Hand dryers are among the many small things that help in reducing the amount of paper used on a daily basis. The simple warm-air exhaling machines that are used in a variety of settings such as public washrooms, educational institutes, railway stations, restaurants, and airports for drying wet hands have garnered an increased level of attention of late. Analysts at the market research firm Transparency Market Research estimate that the global market for hand dryers, which had a net valuation of US$442 million in 2013, will expand at a 11.4% CAGR over the period 2014-2020 and rise to a net worth of US$930.8 million by 2020.
Hand dryer manufacturers have always advocated the benefits of hand dryers in reducing the overuse of paper for drying hands and the overall reduction in costs incurred in everyday expenses of a public setting. Apart from the ecological benefits of hand dryers, they are also economically highly viable. The only cost incurred in using hand dryers is the one-time investment for buying the device and the cost of electricity used for operating the device. The simple motor-and-pump mechanism of hand dryers also makes them highly energy efficient. A study undertaken by University of Buffalo in 2014 presented a winning argument for hand dryers on the environmental friendly scale: hand dryers produce 42 percent less carbon dioxide when compared to the paper that is wasted in the form of paper napkins.
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Hand dryers are no doubt economical. But are they also hygienic?
As with every product or technology that starts gaining popularity and attention, several researches and studies are also conducted to study the viability of hand dryers. The key area of research in this field is to find out any possible threats from hand dryers to the public and the sanitary benefits of paper napkins over hand dryers.
One such study undertaken by the University of Leeds in 2014 took to analyze the amount of bacteria count in air around hand dryers and those around paper napkin dispensers. The study measured the level of airborne bacteria in both the places and found that the amount of bacteria around hand dryers was 27 times higher than around paper napkin dispensers. The results were worst for jet-air dryers, which had 4.5 times higher the amount of bacteria than around warm air dryers.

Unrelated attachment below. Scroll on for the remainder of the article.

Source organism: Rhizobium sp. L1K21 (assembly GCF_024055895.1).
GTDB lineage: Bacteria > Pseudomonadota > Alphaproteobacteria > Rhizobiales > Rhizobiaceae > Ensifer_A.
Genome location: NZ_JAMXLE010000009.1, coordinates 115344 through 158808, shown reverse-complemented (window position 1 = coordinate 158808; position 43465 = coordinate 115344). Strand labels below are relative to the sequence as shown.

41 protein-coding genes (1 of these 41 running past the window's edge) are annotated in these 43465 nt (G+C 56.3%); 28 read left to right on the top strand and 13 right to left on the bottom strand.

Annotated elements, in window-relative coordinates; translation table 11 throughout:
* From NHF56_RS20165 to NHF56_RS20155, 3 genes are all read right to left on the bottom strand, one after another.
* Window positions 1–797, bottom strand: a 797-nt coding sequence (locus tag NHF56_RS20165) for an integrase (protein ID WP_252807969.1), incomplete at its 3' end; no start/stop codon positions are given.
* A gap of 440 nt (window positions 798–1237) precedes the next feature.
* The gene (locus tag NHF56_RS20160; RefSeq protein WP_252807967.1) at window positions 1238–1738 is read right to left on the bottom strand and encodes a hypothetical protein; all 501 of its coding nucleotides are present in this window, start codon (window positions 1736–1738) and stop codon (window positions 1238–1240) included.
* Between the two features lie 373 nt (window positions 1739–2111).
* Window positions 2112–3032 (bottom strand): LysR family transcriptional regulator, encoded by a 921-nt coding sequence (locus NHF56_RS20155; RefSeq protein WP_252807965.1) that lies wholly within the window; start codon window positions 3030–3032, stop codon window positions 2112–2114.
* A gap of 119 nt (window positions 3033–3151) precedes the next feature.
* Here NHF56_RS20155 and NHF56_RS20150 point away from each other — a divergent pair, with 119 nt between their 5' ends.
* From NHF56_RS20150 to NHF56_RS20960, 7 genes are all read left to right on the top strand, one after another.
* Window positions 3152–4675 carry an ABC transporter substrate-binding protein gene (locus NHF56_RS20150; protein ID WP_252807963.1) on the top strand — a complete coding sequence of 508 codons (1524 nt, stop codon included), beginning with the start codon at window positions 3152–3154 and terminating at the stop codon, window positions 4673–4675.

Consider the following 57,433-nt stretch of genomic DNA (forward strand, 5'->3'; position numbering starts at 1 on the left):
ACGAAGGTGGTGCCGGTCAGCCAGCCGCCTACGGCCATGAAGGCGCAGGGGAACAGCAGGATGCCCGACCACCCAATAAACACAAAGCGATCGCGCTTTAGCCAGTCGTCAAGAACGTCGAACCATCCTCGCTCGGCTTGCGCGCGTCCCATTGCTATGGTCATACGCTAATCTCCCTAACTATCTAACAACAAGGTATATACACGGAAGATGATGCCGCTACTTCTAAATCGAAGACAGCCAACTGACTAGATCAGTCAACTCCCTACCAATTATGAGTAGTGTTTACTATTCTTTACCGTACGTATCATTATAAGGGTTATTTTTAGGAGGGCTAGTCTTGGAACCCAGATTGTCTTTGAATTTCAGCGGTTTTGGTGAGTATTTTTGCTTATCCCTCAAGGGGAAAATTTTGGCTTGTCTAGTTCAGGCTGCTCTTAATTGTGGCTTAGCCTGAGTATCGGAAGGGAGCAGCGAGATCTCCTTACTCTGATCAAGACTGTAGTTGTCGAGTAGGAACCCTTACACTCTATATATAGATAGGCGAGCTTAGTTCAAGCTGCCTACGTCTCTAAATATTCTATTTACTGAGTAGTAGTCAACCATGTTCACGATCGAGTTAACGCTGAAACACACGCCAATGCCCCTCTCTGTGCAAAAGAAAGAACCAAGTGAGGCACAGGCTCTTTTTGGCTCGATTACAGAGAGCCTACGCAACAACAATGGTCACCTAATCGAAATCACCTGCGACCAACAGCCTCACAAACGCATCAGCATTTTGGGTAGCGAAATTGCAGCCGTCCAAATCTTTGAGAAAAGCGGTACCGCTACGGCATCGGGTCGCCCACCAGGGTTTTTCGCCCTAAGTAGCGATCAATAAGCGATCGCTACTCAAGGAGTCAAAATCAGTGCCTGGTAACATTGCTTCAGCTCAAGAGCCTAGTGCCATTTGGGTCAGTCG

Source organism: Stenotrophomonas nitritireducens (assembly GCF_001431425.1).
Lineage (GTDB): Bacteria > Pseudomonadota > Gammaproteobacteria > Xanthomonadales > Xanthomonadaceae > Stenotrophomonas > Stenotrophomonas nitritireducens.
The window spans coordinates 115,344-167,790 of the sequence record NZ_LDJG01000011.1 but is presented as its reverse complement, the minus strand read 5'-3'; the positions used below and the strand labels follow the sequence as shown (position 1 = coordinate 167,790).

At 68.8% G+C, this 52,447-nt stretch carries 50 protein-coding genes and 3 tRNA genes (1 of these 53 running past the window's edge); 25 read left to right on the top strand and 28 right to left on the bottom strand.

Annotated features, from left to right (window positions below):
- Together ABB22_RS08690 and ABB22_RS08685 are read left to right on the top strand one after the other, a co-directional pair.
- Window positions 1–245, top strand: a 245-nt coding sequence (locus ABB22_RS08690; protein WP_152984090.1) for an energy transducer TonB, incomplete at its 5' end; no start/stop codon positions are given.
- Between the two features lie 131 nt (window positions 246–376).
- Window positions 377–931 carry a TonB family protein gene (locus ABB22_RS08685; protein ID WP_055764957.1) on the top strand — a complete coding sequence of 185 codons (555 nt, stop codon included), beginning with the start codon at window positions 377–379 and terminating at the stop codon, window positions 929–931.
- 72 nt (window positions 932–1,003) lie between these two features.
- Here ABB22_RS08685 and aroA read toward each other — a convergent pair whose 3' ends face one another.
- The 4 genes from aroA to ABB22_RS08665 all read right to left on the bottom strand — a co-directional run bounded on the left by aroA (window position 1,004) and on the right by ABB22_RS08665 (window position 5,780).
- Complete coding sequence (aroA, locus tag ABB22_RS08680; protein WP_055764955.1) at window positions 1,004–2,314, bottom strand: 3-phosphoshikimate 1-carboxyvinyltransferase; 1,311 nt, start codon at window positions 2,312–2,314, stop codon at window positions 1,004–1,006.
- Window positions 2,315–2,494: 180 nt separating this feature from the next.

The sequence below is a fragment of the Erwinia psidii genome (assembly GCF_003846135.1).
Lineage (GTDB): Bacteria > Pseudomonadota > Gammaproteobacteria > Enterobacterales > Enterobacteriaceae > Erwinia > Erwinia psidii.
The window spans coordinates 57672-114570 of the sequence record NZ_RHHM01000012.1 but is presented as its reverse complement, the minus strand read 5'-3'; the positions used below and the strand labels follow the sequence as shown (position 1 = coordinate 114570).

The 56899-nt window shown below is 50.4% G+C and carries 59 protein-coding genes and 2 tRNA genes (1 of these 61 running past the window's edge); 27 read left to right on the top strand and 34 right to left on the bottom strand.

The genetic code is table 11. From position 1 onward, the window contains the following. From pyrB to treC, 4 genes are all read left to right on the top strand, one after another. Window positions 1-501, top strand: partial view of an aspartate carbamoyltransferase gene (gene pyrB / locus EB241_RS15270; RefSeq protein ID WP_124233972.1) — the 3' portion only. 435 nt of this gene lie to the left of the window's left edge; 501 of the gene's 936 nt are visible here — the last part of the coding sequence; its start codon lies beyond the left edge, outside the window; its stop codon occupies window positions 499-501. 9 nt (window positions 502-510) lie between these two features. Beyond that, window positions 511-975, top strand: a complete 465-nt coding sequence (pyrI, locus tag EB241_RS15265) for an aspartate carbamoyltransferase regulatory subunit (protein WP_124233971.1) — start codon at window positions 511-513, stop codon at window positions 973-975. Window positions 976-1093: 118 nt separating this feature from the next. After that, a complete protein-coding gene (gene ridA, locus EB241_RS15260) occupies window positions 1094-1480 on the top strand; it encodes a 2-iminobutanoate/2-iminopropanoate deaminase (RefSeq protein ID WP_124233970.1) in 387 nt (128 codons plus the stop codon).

The study also noted that the bacteria endured in the air around hand dryers for a long time after they were used: forty-eight percent of the bacteria persisted even after five minutes after the dryer’s use.
While the findings are an important source of understanding the way in which airborne bacteria spread and persist in the air around hand dryers, leading to a potential risk of transmitting diseases, they have also faced a lot of criticisms for being a little biased.
Advocates of hand dryers argue that the studies are mostly sponsored by tissue paper manufacturers who can generate more revenues if paper wins the debate. Also, the lack of clarity in these researches indicate that as long as there are no actual fatal outbreaks of a bacterial contamination due to the use of hand dryers in a premise, there is no reason to leave the ecological and economical option of hand dyers and switch back to papers.
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The bottom line remains that hand dryers have many consequential benefits for entities using them. Within a few months of their installation, hand dryers pay for themselves with the heavy usage owing to the fact that the cost of electricity is lesser than the cost incurred on buying paper napkins. The lower amount of paper used with hand dryers in place also leads to lower maintenance cost over time as trash bags need to be replaced less often.